This week the Association of the United States Army held their Winter Symposium in south Florida. Yes, Florida! Way to go AUSA! Anyway, a couple of weeks ago I was invited by senior leadership from AUSA to moderate a panel on operational energy. I immediately agreed and started packing my sunscreen. A couple of days later I got a call from a more senior AUSA member of leadership to disinvite me to moderate, although they did offer to pay my cover charge if I came anyway. When I agreed to moderate, I took on the expense of travel, hotels, etc., because I felt it was important. When the gentleman called to waive me off, he explained it was because the senior member of the panel decide he did not want a moderator. Interestingly, it will be the only panel that will not have a moderator. I was assured it had nothing to do with my, sometime, contrary opinions in this page and it was a personal decision on the part of the senior officer on the panel. The gentleman that disinvited me did not have to make that personal call; he could have left it to other folks farther down the food chain. But as I said, he is a gentleman. I believe his assurances that it had nothing to do with my opinions.
Often, at the various energy conferences hosted by or including DOD, the group essentially sits around and sings Kumbaya. Only rarely will someone with a known contrarian view be invited and asked to speak at these events. Last week in Arizona, the REF broke these rules. At their NetZero at the Tactical Edge Conference they invited BG(R) Steve Anderson to present. Steve was one of the first senior officers in uniform to recognize the vulnerabilities associated with the profligate use of energy in theater. As Petraus' Loggie, Anderson set about finding solutions for energy security in Iraq. Since retiring, he has crisscrossed the Nation sounding the tocsin for operational energy security, speaking, writing and appearing on TV to get DOD to move faster in implementing energy conservation measures that could save lives in theater. He has been a relentless critic of DOD leadership and he did not disappoint.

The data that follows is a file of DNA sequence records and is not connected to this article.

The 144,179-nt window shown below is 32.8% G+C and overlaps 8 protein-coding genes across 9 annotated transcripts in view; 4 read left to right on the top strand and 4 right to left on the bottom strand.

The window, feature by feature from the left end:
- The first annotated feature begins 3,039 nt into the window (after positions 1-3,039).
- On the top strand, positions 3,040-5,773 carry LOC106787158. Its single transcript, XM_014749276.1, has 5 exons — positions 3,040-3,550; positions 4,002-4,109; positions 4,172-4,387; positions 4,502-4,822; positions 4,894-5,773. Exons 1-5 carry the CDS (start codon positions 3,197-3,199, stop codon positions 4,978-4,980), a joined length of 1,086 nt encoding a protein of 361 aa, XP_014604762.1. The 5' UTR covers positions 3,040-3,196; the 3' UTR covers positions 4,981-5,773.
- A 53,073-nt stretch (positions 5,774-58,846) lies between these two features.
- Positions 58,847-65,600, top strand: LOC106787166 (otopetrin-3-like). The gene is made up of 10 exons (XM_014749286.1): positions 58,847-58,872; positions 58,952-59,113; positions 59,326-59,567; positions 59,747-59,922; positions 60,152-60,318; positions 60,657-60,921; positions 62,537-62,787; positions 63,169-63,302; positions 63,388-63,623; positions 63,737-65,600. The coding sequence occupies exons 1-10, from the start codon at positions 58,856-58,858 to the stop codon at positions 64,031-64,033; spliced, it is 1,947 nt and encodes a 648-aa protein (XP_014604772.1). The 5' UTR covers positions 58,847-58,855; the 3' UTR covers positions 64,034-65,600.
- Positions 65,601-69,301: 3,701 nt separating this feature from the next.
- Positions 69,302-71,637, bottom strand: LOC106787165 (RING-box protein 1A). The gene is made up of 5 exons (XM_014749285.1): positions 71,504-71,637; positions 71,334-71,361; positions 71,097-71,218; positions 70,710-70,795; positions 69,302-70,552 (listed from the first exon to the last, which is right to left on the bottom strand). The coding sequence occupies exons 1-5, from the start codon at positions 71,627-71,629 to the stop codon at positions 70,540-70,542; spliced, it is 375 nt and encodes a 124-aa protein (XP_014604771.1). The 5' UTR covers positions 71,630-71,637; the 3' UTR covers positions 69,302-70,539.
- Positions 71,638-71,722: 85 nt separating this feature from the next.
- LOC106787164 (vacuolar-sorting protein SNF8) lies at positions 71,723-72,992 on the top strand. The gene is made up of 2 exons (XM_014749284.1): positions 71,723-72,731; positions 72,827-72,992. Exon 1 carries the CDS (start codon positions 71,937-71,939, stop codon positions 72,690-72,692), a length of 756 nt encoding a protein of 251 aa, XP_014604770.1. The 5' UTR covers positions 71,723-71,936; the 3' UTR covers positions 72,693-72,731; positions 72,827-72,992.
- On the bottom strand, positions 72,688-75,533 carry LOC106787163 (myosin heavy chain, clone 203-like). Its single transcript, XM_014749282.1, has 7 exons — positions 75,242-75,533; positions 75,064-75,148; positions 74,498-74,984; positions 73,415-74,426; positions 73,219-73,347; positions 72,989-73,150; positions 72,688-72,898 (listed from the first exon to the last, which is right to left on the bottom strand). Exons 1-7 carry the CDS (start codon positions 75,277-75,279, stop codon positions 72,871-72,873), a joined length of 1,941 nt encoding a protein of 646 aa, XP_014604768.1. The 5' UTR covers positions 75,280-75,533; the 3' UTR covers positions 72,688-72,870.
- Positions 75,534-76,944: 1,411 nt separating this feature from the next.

When Sharon Burke finished her presentation, Steve's hand shot up in the air. Once of the folks from the REF ran over and asked him to be nice; not a good move. Steve asked Ms. Burke how DOD could claim that energy was a priority when the new SECDEF failed to include it in his list of priorities? Ms. Burke provided a diplomatic answer if not a very informative one. As I attempted to slide at least one seat away from Steve (never share a foxhole with anyone braver than you are) I could sense the room's displeasure at the question. "How could he treat the Army's honored guest this way?" seemed to be the question on everyone's mind. The fact is, although it was an unpleasant question to ask, it was not unfair.
On the final day, BG(R) Anderson got up to speak and harangued the largely Army crowd with DOD's failure to act with alacrity in securing operational energy. The Army folks looked around and said, "Wait, we work for the Army and we are moving out smartly." The criticism of DOD, although accurate was misplaced and the crowd did get a bit sulky. Again, the criticism was not unfair, just poorly targeted.
The fact remains, the REF did something brave by bringing in a known, contrary view. One of the things I always tell any staff on which I work or works for me is, "If all of us are thinking the same way, some of us are not necessary." We need to encourage and listen to the dissident voices out there. Disagreement is not disrespect. Of course, we need to be able to disagree without being disagreeable. Dan Nolan